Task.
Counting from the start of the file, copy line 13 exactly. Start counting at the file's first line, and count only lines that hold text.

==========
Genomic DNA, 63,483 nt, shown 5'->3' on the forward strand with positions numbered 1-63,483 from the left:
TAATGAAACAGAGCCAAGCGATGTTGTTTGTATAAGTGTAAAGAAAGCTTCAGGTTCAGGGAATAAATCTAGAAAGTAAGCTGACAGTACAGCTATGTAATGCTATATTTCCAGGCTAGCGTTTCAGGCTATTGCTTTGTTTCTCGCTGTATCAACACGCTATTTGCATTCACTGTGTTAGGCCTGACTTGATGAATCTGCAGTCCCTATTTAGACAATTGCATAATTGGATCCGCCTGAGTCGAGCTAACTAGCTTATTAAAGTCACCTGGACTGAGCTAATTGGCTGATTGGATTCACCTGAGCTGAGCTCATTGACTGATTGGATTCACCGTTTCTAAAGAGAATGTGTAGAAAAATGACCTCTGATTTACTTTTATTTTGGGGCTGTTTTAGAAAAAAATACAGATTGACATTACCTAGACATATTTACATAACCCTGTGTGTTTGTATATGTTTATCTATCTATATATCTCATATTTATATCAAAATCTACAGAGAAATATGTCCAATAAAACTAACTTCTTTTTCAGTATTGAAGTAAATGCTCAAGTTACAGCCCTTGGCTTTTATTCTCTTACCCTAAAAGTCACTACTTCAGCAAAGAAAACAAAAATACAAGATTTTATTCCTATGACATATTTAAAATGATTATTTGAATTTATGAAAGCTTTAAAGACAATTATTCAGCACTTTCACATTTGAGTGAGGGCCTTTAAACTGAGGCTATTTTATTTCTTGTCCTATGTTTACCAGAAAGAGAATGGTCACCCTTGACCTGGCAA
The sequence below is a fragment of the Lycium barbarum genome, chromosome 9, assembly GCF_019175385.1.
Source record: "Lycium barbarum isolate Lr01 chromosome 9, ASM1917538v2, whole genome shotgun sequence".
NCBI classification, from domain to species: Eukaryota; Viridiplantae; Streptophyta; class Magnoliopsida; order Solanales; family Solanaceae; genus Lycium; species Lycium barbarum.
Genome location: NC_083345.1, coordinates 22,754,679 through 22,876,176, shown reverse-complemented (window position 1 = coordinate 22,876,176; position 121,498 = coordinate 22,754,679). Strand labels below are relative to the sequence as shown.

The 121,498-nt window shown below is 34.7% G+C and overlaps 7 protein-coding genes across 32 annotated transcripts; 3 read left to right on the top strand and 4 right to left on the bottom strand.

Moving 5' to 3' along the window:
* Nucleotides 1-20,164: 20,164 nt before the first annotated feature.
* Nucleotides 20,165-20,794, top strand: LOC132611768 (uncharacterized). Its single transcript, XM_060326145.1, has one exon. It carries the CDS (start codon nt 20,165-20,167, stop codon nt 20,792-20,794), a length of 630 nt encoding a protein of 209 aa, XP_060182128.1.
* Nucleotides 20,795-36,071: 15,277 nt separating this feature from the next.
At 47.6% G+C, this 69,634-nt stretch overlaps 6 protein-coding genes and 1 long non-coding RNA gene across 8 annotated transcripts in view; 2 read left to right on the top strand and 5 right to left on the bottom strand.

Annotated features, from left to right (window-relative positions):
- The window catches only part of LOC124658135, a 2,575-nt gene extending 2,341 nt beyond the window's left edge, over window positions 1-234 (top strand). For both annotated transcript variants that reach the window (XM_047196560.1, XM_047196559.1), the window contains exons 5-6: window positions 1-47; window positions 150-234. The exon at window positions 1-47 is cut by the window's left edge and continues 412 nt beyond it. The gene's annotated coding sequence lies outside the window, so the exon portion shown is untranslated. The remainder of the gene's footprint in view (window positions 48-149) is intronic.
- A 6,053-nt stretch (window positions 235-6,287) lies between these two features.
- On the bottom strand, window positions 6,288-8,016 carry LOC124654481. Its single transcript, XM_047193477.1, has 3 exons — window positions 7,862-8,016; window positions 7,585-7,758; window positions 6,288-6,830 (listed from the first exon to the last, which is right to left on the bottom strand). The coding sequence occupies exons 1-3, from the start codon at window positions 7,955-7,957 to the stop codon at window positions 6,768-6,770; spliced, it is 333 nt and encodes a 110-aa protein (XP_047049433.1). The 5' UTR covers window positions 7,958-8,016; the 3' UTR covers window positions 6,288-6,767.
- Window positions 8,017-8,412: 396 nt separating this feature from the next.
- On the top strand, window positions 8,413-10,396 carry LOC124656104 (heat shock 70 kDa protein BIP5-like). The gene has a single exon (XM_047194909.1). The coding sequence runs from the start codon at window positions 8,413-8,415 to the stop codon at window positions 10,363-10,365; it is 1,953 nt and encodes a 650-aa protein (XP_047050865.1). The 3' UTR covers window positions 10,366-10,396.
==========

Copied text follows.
Annotated features, from left to right (window-relative positions):